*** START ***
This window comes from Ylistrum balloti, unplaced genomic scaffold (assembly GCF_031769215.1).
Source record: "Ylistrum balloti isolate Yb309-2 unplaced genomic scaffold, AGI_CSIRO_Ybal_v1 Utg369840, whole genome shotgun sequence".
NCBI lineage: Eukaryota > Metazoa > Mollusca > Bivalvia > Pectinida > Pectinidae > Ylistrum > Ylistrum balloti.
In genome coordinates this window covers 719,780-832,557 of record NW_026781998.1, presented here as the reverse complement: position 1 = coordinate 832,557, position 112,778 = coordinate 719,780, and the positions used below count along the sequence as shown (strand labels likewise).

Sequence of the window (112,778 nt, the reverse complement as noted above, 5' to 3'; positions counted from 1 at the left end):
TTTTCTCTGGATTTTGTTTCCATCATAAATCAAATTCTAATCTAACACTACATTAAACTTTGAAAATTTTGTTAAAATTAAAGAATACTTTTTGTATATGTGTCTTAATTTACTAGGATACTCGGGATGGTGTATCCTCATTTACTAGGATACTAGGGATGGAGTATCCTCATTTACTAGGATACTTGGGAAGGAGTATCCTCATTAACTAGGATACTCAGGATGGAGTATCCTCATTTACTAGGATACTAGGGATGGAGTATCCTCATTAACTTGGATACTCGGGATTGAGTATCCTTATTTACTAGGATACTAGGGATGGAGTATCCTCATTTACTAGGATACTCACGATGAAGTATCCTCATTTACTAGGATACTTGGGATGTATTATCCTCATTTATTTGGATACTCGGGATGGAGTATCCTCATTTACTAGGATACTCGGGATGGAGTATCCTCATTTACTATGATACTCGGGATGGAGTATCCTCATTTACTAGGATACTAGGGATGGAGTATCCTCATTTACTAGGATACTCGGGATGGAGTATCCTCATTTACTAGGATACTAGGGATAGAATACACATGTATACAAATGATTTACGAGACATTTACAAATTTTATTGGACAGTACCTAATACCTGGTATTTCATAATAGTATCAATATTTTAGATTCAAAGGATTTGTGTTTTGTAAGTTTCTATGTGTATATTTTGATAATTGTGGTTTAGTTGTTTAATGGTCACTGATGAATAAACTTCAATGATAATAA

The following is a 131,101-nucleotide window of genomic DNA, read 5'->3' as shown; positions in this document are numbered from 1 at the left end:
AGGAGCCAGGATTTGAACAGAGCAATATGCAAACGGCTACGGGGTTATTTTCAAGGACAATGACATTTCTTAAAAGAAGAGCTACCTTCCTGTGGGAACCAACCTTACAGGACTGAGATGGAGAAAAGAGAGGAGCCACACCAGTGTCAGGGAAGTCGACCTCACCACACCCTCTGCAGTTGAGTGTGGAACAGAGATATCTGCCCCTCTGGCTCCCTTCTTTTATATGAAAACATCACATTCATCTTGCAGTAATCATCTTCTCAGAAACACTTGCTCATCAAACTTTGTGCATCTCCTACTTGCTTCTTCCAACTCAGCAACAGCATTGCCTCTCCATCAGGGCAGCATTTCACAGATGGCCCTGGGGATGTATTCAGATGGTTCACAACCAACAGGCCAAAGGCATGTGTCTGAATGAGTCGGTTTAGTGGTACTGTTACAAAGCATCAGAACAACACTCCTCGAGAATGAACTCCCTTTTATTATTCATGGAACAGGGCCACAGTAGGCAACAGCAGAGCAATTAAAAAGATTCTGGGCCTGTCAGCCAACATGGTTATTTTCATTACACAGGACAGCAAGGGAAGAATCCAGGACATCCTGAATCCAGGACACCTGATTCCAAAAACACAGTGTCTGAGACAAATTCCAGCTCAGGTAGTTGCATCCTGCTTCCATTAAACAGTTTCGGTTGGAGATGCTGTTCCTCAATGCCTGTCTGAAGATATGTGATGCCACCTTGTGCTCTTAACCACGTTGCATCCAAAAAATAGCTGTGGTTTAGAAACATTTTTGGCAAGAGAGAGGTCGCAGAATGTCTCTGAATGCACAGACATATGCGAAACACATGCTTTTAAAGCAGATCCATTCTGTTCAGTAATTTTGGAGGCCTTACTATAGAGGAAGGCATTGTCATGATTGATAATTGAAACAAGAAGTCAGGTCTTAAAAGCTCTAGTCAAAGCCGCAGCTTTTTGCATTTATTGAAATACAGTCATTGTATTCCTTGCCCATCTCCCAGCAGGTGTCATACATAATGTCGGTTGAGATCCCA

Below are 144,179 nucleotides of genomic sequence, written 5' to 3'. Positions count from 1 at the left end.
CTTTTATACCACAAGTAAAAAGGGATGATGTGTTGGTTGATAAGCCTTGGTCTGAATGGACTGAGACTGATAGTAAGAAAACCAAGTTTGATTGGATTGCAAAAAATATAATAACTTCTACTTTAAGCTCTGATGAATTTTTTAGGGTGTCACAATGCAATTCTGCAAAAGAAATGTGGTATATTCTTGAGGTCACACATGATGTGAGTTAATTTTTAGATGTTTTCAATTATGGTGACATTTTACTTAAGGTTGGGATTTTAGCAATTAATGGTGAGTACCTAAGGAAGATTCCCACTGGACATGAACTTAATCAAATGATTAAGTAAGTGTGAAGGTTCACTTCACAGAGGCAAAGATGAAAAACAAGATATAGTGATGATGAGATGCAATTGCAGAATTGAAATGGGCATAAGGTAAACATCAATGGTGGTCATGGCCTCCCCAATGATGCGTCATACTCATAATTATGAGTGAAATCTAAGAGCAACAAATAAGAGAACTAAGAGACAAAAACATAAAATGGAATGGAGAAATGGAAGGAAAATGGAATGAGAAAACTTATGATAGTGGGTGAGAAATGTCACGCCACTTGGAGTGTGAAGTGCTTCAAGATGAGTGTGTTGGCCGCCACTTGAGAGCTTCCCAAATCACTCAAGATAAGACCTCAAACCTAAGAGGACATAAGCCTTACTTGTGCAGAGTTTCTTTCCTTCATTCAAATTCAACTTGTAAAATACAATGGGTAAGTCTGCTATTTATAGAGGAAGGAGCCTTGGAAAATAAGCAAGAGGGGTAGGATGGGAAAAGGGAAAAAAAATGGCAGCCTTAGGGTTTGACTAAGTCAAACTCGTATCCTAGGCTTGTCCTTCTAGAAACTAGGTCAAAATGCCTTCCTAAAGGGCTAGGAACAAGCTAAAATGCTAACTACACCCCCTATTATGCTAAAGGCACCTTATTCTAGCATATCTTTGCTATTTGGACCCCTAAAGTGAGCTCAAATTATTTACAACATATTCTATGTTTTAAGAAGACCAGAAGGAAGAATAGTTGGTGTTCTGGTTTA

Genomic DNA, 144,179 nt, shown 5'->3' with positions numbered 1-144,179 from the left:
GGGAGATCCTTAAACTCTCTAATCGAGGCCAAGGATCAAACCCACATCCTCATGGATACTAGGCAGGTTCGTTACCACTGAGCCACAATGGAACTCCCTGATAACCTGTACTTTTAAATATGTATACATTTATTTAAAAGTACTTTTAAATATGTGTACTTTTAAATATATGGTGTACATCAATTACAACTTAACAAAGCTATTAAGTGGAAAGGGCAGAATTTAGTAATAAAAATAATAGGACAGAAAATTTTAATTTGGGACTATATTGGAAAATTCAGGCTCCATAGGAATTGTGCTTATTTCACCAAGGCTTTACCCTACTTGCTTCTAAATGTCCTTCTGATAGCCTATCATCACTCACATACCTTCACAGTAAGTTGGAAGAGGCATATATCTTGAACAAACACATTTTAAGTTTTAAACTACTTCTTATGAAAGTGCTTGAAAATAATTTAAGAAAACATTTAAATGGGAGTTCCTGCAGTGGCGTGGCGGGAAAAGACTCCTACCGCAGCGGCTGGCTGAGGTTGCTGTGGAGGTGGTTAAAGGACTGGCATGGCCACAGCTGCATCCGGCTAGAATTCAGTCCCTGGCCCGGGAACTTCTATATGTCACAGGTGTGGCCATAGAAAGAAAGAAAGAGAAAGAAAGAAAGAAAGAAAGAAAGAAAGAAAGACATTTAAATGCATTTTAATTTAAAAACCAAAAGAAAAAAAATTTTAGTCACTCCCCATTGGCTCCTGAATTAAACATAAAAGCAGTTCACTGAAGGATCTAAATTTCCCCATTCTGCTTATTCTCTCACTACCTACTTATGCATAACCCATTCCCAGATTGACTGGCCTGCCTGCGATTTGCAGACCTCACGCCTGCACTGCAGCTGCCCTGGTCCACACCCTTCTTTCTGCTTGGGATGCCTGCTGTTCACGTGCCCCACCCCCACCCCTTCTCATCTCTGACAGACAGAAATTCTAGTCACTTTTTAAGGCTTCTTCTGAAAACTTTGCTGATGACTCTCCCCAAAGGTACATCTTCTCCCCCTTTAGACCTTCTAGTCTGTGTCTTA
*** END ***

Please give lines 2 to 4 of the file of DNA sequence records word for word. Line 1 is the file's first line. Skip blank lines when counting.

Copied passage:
Source record: "Ylistrum balloti isolate Yb309-2 unplaced genomic scaffold, AGI_CSIRO_Ybal_v1 Utg369840, whole genome shotgun sequence".
NCBI lineage: Eukaryota > Metazoa > Mollusca > Bivalvia > Pectinida > Pectinidae > Ylistrum > Ylistrum balloti.
In genome coordinates this window covers 719,780-832,557 of record NW_026781998.1, presented here as the reverse complement: position 1 = coordinate 832,557, position 112,778 = coordinate 719,780, and the positions used below count along the sequence as shown (strand labels likewise).